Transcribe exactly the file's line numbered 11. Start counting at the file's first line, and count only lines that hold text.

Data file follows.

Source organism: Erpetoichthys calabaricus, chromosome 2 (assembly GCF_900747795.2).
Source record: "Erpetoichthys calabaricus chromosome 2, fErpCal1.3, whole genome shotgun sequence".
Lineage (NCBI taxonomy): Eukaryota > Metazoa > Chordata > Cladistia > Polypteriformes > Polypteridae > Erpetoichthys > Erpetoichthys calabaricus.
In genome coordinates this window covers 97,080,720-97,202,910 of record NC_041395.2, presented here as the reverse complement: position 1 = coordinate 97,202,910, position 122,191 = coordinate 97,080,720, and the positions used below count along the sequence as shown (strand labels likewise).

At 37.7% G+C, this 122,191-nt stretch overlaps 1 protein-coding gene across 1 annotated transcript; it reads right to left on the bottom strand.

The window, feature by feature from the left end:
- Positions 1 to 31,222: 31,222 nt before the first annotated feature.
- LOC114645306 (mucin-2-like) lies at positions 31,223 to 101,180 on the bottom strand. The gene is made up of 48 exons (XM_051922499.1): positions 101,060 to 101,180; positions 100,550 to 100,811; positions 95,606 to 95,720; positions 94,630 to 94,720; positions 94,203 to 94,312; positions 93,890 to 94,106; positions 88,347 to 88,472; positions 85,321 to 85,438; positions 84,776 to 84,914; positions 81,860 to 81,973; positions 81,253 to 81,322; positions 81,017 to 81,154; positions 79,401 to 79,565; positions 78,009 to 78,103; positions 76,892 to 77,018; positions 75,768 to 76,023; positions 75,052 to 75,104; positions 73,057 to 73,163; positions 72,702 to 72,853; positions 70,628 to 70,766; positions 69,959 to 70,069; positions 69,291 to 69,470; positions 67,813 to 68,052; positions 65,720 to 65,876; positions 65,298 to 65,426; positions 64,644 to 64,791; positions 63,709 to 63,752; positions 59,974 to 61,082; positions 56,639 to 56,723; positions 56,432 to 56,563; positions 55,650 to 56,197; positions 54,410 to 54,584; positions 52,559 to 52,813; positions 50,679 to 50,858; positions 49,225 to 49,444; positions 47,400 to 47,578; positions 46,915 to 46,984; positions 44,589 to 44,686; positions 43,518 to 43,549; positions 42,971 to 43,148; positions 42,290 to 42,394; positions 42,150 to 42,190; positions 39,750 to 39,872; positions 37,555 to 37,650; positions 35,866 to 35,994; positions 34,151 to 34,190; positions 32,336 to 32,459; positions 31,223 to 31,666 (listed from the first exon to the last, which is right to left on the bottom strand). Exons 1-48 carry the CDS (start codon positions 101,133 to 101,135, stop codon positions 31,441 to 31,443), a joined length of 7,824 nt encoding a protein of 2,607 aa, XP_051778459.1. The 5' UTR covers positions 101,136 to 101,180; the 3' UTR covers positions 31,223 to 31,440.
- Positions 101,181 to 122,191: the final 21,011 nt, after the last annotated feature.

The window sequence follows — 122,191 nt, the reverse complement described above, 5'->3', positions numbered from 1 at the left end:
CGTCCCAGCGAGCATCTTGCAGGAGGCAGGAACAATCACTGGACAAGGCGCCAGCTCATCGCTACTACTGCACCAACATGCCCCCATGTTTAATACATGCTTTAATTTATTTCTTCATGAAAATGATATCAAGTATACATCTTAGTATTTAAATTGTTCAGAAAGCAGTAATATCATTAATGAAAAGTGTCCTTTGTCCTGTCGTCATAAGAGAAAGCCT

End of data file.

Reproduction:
CGTCCCAGCGAGCATCTTGCAGGAGGCAGGAACAATCACTGGACAAGGCGCCAGCTCATCGCTACTACTGCACCAACATGCCCCCATGTTTAATACATGCTTTAATTTATTTCTTCATGAAAATGATATCAAGTATACATCTTAGTATTTAAATTGTTCAGAAAGCAGTAATATCATTAATGAAAAGTGTCCTTTGTCCTGTCGTCATAAGAGAAAGCCT